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{2018.04.09 19:31} : Comments (0)

SSD vs Spinny Disks

My PC has an SSD main drive and a traditional HDD. Most of my files (code, music, videos, general documents and stuff) are on the HDD. I need no convincing about the read speed of SSDs - my machine boots up in a few seconds. I was wondering though, whether I could speed up day to day work (particularly, development).

So I copied my 'dev' directory from my HDD to the SSD, and with two cygwin terminals side by side, ran mvn clean package on some of my chunkiest projects, first A, then B, then A, then B, then A, then B, and so on. I didn't take exact measurements, but the results were interesting: the HDD versions built as fast, or faster (I'd say up to 10%) than the SSD versions.

Of course, I wasn't doing all the Right Things, like flushing and whatnot, but the clean meant at least some of the file I/O wasn't pre-cached. The fact is that at no time was the SSD build faster, and it was generally marginally slower. SSD is fast, but my belief that it was very good for random non-sequential reads was wrong.

(Or if it is, then something else is going when it comes to compiling on SSD versus HDD, or how the two copies of my various code directories were laid out on 'disk' matters more than I'd have expected).

Moral of the story: as far as software development goes, having $IDE fire up from the SSD is a big win, but an HDD seems fine for the actual code.

{2018.04.04 19:14} : Comments (0)

AWS

I've moved my site to AWS. All the cool kids &c &c. After diving into the tutorials and working through the impenetrable-looking acronym and feature soup ("I just want a simple server dammit"), it wasn't too hard. Within an hour or two I had a running VM, my /etc/apache2 and /var/www were copied over, and within another hour most of the internet had picked up my DNS changes.

It marks the end of more than a decade of happy service from RoseHosting. I'd gladly recommend them for reliable VPSes, if you need one. Cancelling my subscription had a "creative destruction" feel which saddened me, but my requirements are modest, and the cost just wasn't worth it. Even after a year of free tier AWS usage, running a t2.nano EC2 instance will cost next to nothing, if I haven't moved on to something even simpler and cheaper in the meantime.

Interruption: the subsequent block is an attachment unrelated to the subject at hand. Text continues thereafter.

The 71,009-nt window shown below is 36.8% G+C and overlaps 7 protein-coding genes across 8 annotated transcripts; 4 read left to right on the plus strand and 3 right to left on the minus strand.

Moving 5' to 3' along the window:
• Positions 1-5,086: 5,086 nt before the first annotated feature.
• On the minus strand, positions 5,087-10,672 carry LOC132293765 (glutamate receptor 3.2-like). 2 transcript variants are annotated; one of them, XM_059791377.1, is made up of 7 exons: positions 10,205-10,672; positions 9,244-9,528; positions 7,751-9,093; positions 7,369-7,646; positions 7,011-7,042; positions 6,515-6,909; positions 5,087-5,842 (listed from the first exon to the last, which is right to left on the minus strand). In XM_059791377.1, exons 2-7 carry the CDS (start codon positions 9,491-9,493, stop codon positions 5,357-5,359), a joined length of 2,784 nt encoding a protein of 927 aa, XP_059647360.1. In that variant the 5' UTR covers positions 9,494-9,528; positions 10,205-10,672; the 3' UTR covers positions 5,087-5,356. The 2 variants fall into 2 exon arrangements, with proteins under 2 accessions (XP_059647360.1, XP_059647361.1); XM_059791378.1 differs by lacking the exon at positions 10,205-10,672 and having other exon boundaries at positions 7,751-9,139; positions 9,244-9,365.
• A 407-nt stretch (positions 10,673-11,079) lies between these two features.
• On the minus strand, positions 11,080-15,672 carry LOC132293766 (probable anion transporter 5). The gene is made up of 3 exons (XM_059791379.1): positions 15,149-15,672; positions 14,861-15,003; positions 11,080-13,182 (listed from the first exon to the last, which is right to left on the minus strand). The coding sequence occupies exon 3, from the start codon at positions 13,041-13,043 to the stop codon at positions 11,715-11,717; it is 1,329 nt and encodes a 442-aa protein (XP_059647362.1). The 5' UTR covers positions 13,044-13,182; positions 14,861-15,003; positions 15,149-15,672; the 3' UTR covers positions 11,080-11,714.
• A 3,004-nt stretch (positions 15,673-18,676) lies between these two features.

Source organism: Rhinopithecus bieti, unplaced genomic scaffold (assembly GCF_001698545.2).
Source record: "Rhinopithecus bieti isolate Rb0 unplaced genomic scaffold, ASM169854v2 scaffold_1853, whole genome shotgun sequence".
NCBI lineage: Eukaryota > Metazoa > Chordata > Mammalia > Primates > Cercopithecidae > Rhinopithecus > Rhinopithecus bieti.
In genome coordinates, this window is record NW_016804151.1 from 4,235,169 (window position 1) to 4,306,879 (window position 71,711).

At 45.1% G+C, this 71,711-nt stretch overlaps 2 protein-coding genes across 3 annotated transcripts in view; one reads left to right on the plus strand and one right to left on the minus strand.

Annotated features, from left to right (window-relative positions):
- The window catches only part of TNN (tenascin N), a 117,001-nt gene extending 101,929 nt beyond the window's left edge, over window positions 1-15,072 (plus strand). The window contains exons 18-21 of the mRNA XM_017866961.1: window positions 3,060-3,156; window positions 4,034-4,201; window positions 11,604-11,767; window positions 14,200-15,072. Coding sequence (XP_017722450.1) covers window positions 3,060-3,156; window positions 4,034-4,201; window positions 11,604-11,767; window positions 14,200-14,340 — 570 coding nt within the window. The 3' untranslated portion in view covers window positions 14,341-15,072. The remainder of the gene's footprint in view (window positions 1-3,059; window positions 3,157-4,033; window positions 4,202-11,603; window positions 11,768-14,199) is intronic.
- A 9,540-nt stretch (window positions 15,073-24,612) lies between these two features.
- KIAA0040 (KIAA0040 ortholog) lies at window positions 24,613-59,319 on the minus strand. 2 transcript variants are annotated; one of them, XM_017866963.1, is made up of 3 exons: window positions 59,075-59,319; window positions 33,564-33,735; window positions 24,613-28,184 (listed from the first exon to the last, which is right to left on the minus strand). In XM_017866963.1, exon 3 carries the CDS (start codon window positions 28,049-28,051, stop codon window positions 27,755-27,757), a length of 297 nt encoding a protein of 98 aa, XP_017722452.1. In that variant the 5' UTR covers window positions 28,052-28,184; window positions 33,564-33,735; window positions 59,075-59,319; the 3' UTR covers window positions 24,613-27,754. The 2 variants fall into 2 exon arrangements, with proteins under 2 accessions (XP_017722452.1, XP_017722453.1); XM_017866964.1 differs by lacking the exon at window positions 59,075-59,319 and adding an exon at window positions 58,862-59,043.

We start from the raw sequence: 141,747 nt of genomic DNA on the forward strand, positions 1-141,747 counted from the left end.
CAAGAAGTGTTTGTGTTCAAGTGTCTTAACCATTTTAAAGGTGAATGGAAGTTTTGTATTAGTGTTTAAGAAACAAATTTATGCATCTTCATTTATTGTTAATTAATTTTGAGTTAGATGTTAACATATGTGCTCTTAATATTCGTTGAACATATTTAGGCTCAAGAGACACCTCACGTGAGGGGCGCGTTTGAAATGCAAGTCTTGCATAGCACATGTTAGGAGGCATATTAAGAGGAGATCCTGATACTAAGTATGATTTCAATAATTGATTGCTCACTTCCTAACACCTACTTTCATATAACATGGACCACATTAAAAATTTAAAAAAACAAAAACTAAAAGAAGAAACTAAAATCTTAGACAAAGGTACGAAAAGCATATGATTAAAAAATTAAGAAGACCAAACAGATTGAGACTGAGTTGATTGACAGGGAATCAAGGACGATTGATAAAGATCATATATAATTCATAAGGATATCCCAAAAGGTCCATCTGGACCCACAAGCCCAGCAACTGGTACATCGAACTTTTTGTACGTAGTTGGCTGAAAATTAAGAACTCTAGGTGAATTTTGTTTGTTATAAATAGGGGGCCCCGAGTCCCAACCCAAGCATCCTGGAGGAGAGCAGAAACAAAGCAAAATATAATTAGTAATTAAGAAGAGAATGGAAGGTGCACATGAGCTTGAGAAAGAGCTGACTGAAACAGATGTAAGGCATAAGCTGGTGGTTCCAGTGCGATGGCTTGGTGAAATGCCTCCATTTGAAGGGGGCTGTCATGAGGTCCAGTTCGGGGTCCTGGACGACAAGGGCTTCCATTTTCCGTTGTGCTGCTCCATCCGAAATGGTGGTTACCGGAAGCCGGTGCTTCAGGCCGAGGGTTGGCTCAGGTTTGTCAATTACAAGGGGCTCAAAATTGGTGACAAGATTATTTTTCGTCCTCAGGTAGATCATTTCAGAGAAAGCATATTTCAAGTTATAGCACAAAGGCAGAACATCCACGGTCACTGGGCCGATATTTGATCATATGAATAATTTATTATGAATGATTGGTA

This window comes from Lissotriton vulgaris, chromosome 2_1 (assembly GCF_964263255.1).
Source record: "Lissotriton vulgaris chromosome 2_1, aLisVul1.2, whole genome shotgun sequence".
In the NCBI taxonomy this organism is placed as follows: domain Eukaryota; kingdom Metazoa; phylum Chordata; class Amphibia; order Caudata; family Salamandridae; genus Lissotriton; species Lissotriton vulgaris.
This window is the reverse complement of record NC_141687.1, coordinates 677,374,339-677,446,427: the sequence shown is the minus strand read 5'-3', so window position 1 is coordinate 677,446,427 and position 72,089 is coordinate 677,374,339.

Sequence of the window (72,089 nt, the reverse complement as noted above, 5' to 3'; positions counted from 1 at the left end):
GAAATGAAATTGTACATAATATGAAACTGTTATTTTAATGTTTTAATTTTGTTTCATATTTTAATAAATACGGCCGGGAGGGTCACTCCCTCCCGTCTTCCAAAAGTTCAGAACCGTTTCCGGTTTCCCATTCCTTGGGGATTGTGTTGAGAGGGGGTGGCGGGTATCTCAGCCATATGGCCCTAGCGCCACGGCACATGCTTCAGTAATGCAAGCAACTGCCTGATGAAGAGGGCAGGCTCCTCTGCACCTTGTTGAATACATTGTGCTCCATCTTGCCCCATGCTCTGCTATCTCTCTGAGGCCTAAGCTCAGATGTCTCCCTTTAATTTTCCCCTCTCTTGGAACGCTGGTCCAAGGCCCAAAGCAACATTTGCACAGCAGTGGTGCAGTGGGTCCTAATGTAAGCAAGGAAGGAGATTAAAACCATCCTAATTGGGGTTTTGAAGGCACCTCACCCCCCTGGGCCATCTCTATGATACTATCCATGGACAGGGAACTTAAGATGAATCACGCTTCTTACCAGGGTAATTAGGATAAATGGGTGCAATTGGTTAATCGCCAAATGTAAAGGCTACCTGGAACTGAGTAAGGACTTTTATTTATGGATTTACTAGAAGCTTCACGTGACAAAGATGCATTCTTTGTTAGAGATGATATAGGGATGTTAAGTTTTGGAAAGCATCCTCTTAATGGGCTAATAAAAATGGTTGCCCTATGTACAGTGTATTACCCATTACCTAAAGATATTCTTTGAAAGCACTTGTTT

{2018.03.18 08:28} : Comments (0)

Backups

I had great plans for doing interesting things over the Christmas break, but I ended up spending the time sorting out the household's backups.

Until now, my backup system boiled down to semi-regularly rsyncing to one of two external hard drives, and some of my most important directories being far less regularly dumped into encrypted tarballs and synced to a free cloud storage provider.

My main worries are not having data only at home (one fire, flood or burglary away from losing everything), and not tracking changes to important files - even more of a worry these days with the rise of ransomware. After a few false starts, this is what I've settled on:

  • I discovered BorgBackup. It does exactly what I wanted: de-duplicating backups, so your backup 'archives' don't waste space (and in fact, you save space if lots of your files are similar), and it isn't hampered by renaming files and the like. That, and the backup data files are encrypted, so I'm not worried about them being backed up to the cloud.

  • Note to self: send printed copies of encryption keys to friends and family on other continents.

  • I've used borg with WSL, and uploading files seems to work well enough. I haven't tried cygwin. I couldn't back up directly to an external hard drive (iirc, due to a not-yet-implemented system call in WSL which caused borg to choke), but worked around that by setting up some VirtualBox vms and getting the data to them via ssh.

  • for pushing data to cloud storage, I'm using rclone. Like borg, a great piece of free software.

  • I settled on plcloud for online storage. They had a Christmas special which made it pretty cheap to get 2TB for a year. I'm nowhere near that now but if I start ripping our CD collection to flacs, which I want to do in 2018, then I'll be glad to have the headroom.

  • I also looked at Backblaze B2; they're well regarded and I may yet use them for additional redundancy. Their monthly storage costs are only slightly more expensive than Wasabi, but downloads are cheaper, and if you're going to trust your whole life to some encrypted files in a cloud provider's data centre, I think it's a good idea to to download everything occasionally to make sure that restoring your data actually works.

  • Needless to say, Amazon Glacier and Google's equivalent (whatever it was called) have ridiculously complicated and scary pricing models for their cold storage options, so they were non-starters.

{2018.01.06 23:54} : Comments (0)

Firefox caches

To move the cache dir out of your main profile directory, set

browser.cache.disk.parent_directory

More.

Note also comment about a vanilla Firefox separating the profile between Local and Roaming (mine isn't like that, but I've always pointed to a profile in another location.

{2017.12.30 11:08} : Comments (0)

Windows It Is

I lasted a little over a month, but finally gave up on Linux and switched to Windows 10. I enjoyed using Xubuntu, but there were a few frustrations, like erratic support for my bluetooth headphones, a random crash (not something I'm used to with Linux), and fiddly printer set-up, and an overly sensitive wireless mouse, and finally, very disappointing Intellij performance that I just didn't have the energy to try and troubleshoot.

That, and despite me preparing the family for ages ("this is going to be a Linux PC, so your Windows stuff will stay on the laptop"), when it came down to it, I didn't feel that what I was gaining from using Linux was worth it, given what everyone else at home was missing out on.

(Ironically, after switching to Windows, Ronwen said 'I miss Xubuntu'. The eldest has his Roblox on Windows, so he's happy. So perhaps we'll switch the laptop over to Xubuntu instead).